Navigating the New Rules on Overtime Pay

Ed Wenck
Oct 18, 2016

CEDIA® and Ice Miller’s webinar on changes to the FLSA

As you’re likely aware, there are big changes coming to the U.S. Fair Labor Standards Act regarding who is and who isn’t exempt from overtime pay. The low end of the threshold — a weekly salary of $455 — bumps up significantly come Dec. 1. From that point forward all employees (working for businesses that gross more than $500K annually) will be entitled to overtime pay if they’re making $913 per week or less.
Simply put, if you have an employee making anywhere from minimum wage to $47,476 a year, they’re entitled to overtime when they work more than 40 hours a week.

Naturally, this covers a broad range of white-collar workers who, in the past, did whatever a job required without clocking in and out or documenting the time they spent beyond the nine-to-five workday. Although a number of parties have lobbied against the legislation (and counter-legislation has been offered), the experts expect those efforts to fail, and the FLSA changes will kick in on schedule.

One of those experts, Tami Earnhart, is a partner at the law firm of Ice Miller (specifically handling duties with Ice Miller’s Labor and Employment group). Earnhart conducted a webinar for CEDIA members recently, and you can find the hour-long recording of that presentation here. (The accompanying PowerPoint lives at this location.)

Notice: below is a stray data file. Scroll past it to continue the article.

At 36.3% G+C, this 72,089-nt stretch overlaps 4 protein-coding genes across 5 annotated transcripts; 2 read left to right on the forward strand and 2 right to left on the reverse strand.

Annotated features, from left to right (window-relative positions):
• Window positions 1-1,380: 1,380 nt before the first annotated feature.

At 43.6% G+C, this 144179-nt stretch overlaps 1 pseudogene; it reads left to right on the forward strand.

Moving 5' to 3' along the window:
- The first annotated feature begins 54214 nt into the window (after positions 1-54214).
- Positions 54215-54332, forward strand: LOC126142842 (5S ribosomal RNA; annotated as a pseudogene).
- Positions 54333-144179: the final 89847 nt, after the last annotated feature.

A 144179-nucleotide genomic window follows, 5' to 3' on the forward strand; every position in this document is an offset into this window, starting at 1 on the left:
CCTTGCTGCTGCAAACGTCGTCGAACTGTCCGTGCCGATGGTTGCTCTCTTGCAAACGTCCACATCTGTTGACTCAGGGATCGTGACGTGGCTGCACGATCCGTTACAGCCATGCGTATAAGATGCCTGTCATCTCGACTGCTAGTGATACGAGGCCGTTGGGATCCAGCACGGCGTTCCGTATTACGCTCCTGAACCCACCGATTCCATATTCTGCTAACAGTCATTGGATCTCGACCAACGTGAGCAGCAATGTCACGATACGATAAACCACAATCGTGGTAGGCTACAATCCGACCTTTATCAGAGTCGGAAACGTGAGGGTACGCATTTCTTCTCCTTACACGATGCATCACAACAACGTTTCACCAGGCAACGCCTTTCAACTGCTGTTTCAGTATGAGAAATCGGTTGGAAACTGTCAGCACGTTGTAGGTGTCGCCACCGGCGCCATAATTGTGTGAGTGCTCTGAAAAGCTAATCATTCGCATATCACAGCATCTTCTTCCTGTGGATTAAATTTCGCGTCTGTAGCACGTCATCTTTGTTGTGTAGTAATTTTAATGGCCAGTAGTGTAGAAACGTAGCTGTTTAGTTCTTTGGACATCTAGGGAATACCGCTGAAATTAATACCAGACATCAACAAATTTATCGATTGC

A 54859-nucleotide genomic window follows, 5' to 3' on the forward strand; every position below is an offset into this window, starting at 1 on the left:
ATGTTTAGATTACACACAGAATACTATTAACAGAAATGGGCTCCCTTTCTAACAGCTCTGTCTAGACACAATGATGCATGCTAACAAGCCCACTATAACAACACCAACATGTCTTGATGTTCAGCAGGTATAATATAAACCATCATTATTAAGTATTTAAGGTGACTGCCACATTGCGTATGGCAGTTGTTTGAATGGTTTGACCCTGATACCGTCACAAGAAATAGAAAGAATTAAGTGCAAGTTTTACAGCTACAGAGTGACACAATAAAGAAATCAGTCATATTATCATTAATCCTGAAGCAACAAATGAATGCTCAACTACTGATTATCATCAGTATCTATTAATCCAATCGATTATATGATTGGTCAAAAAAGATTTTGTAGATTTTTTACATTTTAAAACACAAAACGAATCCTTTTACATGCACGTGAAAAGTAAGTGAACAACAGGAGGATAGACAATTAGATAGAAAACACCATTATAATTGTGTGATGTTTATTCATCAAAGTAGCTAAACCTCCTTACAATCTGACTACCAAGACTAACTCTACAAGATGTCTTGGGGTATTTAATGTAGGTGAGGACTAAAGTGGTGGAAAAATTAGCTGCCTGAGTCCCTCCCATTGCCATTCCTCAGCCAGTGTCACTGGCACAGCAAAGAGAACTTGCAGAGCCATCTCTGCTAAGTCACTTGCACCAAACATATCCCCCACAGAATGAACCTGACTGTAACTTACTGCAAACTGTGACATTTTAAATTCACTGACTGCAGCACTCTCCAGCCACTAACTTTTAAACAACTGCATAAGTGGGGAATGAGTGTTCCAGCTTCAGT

In addition to explaining the obvious legal impacts of this legislation and how to navigate them — yes, that time an employee spends answering emails on her cell phone counts — Earnhart dug into some of the hidden morale issues that might confront employers.

Beyond the new rules, there are a lot of purely logistical options to consider.


Say you’ve decided it’s most cost-effective (or less troublesome) to give a particular employee a raise — even if they’re not one of your rock stars. How does that employee’s supervisor take the news? Are you creating a de facto domino effect up the chain of command in order to keep everyone happy?

OK, so how about making everyone an hourly employee? The potential problem here is one of traditional cachet — are your formerly salaried professional folks going to interpret the move as akin to a kind of demotion, if only in perception and not pay?
What about splitting the work? Keeping a 40-hour employee at their current level and adding a part-timer? How tough is it to find that quality half-time worker — and have you left the full-time employee feeling ripped off?

As for the legalese you’re about to crack open, we’ll let Earnhart do the talking. Beyond the new rules, there are a lot of purely logistical options to consider, whether you plan to limit hours or build fluctuating workweeks for employees that ebb and flow with your business cycles. And to complicate matters further, individual states have their own laws regarding exemptions in addition to the federal guidelines. No matter how you navigate the change, though, that change is coming — quickly.



CEDIA blog posts are intended to provide general information and should not be regarded as legal opinions or advice.

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